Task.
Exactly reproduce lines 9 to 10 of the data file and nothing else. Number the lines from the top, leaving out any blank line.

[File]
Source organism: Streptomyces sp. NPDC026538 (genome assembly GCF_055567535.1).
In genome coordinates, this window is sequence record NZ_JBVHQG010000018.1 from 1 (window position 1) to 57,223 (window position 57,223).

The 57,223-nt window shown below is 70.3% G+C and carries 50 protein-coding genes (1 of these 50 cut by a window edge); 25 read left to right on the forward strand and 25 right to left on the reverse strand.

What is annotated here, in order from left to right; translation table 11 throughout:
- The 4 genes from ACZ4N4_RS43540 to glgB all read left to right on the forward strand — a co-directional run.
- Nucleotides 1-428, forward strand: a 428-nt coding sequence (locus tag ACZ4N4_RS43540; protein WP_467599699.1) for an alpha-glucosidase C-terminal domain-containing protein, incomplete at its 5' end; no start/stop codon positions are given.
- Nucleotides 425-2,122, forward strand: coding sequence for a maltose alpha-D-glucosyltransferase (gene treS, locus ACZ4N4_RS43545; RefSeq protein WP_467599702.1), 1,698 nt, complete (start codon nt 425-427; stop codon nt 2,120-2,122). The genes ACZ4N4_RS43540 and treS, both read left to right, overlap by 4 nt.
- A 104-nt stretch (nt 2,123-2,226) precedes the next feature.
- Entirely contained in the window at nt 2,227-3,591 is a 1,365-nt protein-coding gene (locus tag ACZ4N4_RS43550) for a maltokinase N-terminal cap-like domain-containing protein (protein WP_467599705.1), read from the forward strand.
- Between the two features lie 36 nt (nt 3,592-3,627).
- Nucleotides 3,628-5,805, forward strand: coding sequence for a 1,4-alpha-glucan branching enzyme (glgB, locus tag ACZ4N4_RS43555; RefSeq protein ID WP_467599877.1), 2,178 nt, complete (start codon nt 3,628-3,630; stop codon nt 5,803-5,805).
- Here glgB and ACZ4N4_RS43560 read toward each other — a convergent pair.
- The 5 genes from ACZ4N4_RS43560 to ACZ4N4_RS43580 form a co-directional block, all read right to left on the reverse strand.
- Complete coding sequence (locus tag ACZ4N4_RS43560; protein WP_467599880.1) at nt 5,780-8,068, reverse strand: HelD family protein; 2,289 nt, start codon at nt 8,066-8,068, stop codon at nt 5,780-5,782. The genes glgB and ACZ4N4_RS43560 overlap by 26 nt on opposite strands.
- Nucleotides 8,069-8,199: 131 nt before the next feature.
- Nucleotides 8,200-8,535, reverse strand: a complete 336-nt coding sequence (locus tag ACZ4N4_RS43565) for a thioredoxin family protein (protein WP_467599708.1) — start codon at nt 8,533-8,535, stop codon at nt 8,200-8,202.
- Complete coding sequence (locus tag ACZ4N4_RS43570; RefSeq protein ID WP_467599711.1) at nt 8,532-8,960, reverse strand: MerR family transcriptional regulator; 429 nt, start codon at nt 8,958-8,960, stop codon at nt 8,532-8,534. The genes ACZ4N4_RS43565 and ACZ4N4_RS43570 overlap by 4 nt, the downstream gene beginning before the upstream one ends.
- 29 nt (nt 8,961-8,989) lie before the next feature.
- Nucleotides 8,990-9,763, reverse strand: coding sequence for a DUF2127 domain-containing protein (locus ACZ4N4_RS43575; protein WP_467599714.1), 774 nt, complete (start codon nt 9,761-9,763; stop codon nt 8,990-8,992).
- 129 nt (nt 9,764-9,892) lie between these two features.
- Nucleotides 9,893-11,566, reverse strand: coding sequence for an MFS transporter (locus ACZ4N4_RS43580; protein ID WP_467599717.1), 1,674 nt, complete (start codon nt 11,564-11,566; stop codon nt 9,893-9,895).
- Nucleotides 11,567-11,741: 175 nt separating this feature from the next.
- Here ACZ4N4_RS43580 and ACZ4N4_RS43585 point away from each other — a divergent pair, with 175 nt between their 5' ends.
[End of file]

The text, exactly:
- Entirely contained in the window at nt 2,227-3,591 is a 1,365-nt protein-coding gene (locus tag ACZ4N4_RS43550) for a maltokinase N-terminal cap-like domain-containing protein (protein WP_467599705.1), read from the forward strand.
- Between the two features lie 36 nt (nt 3,592-3,627).